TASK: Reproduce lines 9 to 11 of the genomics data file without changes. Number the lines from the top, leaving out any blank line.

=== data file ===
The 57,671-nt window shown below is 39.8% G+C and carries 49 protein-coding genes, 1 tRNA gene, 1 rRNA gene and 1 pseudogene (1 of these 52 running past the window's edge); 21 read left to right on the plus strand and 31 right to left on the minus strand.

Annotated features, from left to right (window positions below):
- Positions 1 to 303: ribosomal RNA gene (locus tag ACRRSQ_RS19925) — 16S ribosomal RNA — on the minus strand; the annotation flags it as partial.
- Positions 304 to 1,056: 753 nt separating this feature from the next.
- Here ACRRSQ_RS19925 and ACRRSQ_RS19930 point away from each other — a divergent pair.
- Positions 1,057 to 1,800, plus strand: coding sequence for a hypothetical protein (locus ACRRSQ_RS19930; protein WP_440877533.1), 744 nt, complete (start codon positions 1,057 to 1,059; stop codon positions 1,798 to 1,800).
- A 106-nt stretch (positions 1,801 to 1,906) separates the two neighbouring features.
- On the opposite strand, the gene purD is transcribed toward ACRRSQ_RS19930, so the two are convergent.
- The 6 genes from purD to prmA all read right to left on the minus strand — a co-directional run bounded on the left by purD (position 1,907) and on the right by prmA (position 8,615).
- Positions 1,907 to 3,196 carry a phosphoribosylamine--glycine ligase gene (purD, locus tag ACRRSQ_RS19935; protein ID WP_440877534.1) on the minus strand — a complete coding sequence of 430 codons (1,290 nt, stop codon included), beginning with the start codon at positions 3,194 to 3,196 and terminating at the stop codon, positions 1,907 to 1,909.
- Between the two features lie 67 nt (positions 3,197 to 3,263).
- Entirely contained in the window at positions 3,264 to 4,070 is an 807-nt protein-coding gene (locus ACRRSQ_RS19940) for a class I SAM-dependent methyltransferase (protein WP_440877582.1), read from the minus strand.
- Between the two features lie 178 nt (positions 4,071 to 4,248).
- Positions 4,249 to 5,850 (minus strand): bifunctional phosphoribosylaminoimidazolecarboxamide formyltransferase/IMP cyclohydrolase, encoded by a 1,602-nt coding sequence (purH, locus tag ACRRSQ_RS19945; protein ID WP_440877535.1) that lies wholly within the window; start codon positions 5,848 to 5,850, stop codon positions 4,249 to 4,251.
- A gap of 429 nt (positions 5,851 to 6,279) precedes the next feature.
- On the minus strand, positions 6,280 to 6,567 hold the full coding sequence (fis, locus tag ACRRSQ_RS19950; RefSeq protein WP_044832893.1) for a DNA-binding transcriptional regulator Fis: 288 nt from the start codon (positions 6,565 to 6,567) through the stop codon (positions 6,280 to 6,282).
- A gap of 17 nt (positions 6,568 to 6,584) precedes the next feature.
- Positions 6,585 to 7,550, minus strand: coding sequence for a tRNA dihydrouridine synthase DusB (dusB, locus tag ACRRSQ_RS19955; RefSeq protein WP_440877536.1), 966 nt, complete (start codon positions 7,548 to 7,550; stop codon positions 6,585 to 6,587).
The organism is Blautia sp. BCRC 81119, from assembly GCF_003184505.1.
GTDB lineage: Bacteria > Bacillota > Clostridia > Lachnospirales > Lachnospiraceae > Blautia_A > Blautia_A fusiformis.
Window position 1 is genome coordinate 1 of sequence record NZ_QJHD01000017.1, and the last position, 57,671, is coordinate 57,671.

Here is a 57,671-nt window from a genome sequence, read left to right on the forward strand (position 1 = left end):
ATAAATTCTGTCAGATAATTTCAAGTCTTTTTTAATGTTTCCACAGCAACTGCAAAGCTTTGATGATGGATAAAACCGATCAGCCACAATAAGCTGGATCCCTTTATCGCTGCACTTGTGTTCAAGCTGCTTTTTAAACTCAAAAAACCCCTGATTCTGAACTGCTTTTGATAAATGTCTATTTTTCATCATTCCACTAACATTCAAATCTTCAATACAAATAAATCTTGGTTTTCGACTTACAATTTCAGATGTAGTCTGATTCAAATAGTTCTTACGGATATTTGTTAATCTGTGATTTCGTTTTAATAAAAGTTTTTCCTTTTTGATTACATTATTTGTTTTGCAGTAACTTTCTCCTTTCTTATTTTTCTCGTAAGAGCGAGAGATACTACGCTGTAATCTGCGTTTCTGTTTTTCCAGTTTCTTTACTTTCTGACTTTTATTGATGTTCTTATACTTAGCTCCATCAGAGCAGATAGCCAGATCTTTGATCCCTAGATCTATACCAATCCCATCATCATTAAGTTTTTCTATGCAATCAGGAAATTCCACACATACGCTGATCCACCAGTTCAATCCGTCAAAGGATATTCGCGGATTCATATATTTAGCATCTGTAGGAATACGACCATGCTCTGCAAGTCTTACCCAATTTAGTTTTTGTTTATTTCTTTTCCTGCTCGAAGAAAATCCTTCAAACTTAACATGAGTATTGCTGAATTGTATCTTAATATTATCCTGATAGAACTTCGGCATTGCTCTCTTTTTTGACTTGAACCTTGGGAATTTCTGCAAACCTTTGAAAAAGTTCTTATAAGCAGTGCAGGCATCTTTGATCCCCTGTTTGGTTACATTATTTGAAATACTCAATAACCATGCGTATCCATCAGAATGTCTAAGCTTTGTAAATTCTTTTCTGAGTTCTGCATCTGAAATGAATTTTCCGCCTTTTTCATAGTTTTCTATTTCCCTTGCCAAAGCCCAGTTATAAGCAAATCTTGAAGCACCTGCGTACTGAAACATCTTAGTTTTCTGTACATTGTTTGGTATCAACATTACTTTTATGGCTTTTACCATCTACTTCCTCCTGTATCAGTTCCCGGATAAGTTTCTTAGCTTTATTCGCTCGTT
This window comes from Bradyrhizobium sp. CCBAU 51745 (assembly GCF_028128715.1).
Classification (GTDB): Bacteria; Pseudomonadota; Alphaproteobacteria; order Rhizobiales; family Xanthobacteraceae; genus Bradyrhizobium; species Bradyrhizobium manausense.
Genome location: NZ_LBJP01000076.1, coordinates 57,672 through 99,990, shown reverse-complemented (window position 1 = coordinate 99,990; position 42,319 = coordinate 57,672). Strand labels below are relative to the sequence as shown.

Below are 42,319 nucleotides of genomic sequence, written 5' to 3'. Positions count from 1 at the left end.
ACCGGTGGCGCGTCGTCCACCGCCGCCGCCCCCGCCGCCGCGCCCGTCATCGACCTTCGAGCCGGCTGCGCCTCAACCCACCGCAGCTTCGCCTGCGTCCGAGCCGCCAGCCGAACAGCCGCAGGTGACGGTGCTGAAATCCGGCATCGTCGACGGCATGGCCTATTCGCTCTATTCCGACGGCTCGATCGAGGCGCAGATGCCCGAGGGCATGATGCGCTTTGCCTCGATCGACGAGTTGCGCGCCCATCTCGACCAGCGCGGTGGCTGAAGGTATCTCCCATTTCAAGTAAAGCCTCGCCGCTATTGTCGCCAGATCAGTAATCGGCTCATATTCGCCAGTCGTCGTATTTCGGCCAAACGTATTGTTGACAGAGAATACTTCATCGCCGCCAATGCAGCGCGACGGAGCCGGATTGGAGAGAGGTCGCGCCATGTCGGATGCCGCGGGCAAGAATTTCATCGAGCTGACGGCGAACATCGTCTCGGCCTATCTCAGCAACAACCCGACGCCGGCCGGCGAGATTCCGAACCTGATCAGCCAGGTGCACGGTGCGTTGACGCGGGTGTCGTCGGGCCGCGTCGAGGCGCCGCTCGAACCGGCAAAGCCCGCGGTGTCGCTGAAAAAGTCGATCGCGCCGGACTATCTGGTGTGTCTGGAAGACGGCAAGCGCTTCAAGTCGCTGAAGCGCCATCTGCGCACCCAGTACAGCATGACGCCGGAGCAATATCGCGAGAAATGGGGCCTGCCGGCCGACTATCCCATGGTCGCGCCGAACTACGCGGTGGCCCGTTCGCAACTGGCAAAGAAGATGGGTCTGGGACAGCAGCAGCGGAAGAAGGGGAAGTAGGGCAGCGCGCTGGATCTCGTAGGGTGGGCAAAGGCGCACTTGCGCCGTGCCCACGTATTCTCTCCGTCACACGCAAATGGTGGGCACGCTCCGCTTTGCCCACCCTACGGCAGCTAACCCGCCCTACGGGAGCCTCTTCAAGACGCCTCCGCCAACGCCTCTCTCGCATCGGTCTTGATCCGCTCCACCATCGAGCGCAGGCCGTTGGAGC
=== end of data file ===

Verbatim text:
- The 6 genes from purD to prmA all read right to left on the minus strand — a co-directional run bounded on the left by purD (position 1,907) and on the right by prmA (position 8,615).
- Positions 1,907 to 3,196 carry a phosphoribosylamine--glycine ligase gene (purD, locus tag ACRRSQ_RS19935; protein ID WP_440877534.1) on the minus strand — a complete coding sequence of 430 codons (1,290 nt, stop codon included), beginning with the start codon at positions 3,194 to 3,196 and terminating at the stop codon, positions 1,907 to 1,909.
- Between the two features lie 67 nt (positions 3,197 to 3,263).